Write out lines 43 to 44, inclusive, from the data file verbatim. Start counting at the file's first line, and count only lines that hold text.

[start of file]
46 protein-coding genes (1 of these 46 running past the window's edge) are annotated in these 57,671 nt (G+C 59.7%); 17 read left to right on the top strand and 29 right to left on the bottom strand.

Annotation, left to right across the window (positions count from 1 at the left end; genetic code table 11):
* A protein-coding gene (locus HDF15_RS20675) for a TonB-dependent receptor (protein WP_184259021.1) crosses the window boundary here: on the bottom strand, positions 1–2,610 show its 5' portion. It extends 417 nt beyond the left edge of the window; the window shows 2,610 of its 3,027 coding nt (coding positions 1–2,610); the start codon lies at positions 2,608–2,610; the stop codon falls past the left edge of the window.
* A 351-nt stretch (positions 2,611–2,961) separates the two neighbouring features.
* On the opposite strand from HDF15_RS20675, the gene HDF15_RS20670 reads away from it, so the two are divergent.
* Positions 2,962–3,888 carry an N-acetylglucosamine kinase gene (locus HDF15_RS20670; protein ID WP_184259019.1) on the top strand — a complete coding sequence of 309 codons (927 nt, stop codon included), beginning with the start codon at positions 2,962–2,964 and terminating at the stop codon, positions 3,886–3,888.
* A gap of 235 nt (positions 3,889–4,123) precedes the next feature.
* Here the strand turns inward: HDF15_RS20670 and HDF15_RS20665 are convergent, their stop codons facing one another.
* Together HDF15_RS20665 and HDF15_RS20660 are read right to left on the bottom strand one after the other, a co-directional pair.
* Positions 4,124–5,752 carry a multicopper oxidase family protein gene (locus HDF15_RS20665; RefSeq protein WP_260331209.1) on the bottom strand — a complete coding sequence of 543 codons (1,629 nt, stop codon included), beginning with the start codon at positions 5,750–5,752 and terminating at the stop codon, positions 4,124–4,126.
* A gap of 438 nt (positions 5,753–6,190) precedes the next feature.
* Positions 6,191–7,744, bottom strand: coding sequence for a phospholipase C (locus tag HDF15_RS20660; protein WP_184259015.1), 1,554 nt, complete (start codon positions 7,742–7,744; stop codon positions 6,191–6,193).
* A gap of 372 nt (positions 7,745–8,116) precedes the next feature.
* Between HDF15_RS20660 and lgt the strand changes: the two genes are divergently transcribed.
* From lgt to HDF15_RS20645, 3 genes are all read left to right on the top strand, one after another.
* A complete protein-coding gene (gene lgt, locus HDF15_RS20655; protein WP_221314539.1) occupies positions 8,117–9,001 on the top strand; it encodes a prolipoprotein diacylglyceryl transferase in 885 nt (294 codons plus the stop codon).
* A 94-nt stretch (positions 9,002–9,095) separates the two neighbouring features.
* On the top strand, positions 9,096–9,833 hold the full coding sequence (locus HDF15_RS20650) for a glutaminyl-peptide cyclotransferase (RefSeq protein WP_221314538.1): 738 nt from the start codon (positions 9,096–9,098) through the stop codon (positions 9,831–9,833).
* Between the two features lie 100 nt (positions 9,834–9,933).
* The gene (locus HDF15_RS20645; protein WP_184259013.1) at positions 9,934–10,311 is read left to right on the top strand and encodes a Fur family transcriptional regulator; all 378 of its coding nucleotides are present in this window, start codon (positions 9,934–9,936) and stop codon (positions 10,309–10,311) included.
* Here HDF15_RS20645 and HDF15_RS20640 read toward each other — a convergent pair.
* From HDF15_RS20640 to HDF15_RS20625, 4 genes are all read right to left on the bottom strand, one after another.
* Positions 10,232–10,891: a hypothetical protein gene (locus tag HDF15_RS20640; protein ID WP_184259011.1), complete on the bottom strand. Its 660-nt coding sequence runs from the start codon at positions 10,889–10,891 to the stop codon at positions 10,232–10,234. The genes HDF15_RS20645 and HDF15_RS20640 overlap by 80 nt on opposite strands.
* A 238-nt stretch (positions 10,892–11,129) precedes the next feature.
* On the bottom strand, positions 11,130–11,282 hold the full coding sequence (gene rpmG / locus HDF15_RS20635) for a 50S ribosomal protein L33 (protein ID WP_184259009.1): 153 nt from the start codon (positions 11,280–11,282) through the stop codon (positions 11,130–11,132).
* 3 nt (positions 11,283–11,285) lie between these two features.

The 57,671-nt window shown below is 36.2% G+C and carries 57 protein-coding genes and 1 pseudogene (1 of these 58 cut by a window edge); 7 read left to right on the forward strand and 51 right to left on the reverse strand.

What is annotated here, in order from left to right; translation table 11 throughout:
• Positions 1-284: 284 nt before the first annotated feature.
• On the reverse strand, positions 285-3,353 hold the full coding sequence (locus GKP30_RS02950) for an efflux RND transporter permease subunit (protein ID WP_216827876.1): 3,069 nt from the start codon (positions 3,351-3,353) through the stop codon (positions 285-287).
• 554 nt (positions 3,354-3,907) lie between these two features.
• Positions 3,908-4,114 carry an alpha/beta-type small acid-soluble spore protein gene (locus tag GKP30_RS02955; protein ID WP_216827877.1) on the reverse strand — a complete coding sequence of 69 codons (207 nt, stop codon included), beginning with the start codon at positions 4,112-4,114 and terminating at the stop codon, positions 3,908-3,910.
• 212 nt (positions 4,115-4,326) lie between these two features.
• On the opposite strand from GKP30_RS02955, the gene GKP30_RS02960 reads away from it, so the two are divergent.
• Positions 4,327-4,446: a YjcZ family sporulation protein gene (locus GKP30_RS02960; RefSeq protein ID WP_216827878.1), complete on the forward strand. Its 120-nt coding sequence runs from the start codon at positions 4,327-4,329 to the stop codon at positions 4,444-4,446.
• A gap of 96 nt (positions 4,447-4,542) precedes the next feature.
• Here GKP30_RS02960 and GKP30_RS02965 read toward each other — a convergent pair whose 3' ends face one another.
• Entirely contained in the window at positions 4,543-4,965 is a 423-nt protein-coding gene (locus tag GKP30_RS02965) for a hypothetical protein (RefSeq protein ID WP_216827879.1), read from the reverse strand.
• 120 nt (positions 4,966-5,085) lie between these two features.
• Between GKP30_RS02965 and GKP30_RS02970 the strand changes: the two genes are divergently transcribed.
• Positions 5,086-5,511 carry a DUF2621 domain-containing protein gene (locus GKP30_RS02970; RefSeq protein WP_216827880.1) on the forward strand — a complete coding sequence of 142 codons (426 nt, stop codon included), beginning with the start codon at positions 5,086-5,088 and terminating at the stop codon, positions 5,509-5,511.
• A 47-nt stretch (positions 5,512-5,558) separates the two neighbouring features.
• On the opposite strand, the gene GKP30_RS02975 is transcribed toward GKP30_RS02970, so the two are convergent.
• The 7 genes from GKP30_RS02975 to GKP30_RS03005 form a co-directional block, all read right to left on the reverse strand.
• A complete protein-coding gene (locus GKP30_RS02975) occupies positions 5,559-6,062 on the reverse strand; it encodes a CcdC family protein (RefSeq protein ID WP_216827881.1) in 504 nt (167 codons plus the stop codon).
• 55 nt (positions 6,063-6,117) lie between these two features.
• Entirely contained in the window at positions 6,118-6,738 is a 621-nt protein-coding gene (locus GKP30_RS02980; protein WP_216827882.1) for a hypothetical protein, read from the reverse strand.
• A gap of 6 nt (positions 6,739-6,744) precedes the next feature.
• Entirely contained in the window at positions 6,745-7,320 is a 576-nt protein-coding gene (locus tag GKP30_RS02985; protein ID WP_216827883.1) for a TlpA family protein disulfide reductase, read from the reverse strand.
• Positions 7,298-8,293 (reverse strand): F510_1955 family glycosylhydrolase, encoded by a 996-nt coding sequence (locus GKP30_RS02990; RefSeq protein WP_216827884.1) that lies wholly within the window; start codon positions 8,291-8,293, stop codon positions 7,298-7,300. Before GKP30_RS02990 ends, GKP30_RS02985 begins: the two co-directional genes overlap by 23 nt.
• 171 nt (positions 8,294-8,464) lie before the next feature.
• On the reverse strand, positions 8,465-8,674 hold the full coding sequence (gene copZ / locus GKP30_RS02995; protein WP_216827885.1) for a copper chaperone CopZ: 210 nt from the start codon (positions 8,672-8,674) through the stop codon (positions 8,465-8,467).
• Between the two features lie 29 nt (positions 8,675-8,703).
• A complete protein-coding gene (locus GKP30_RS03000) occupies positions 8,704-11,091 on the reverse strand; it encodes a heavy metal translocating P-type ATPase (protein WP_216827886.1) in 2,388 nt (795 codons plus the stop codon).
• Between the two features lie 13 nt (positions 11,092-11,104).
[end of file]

• On the opposite strand, the gene GKP30_RS02975 is transcribed toward GKP30_RS02970, so the two are convergent.
• The 7 genes from GKP30_RS02975 to GKP30_RS03005 form a co-directional block, all read right to left on the reverse strand.